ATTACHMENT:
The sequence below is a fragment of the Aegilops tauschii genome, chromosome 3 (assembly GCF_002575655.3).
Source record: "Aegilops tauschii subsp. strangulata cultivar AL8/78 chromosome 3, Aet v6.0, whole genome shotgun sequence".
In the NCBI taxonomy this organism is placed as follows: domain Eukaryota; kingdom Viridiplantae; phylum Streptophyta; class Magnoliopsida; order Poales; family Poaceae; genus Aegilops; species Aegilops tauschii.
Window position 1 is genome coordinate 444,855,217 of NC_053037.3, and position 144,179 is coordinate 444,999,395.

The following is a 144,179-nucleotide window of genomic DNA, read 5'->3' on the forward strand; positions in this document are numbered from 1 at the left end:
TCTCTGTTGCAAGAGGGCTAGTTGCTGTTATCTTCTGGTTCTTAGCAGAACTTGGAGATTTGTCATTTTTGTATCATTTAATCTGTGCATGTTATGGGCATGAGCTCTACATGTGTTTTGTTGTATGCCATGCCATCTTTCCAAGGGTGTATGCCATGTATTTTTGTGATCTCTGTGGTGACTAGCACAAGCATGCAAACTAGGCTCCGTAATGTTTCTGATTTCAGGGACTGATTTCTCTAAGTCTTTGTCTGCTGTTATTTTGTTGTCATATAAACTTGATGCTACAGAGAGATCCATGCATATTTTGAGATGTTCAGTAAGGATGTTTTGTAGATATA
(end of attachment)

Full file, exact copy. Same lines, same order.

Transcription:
The sequence below is a fragment of the Aegilops tauschii genome, chromosome 3 (assembly GCF_002575655.3).
Source record: "Aegilops tauschii subsp. strangulata cultivar AL8/78 chromosome 3, Aet v6.0, whole genome shotgun sequence".
In the NCBI taxonomy this organism is placed as follows: domain Eukaryota; kingdom Viridiplantae; phylum Streptophyta; class Magnoliopsida; order Poales; family Poaceae; genus Aegilops; species Aegilops tauschii.
Window position 1 is genome coordinate 444,855,217 of NC_053037.3, and position 144,179 is coordinate 444,999,395.

The following is a 144,179-nucleotide window of genomic DNA, read 5'->3' on the forward strand; positions in this document are numbered from 1 at the left end:
TCTCTGTTGCAAGAGGGCTAGTTGCTGTTATCTTCTGGTTCTTAGCAGAACTTGGAGATTTGTCATTTTTGTATCATTTAATCTGTGCATGTTATGGGCATGAGCTCTACATGTGTTTTGTTGTATGCCATGCCATCTTTCCAAGGGTGTATGCCATGTATTTTTGTGATCTCTGTGGTGACTAGCACAAGCATGCAAACTAGGCTCCGTAATGTTTCTGATTTCAGGGACTGATTTCTCTAAGTCTTTGTCTGCTGTTATTTTGTTGTCATATAAACTTGATGCTACAGAGAGATCCATGCATATTTTGAGATGTTCAGTAAGGATGTTTTGTAGATATA